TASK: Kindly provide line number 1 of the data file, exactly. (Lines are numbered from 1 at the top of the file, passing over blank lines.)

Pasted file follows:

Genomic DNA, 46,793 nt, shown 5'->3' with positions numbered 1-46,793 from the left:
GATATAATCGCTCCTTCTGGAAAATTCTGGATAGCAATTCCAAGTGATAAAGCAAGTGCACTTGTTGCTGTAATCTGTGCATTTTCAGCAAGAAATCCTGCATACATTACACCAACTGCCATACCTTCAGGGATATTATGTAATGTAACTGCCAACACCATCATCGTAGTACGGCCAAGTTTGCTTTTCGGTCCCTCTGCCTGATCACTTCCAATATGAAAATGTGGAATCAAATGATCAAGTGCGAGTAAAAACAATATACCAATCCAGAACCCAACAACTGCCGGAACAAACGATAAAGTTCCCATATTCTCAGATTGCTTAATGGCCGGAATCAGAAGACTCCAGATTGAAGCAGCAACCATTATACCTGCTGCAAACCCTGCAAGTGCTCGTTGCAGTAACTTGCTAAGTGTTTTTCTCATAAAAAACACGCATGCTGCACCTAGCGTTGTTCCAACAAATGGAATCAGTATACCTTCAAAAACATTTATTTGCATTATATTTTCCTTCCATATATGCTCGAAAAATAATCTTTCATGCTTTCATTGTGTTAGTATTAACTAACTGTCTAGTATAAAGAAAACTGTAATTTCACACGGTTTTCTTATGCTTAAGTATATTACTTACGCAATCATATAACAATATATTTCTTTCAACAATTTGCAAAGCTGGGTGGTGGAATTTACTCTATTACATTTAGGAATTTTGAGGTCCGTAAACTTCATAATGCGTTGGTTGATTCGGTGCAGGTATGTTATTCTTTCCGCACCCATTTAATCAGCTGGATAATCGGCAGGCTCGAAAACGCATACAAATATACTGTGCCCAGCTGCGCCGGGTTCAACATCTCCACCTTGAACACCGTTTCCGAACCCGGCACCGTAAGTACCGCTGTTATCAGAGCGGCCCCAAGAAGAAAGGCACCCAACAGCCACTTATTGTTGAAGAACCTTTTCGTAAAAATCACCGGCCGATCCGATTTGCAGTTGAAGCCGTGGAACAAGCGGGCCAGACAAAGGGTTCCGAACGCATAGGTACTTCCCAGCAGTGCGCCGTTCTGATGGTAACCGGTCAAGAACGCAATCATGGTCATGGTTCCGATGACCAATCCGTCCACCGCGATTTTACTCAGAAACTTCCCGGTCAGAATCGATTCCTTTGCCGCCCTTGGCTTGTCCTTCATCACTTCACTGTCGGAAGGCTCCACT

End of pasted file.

Genomic DNA, 46,793 nt, shown 5'->3' with positions numbered 1-46,793 from the left: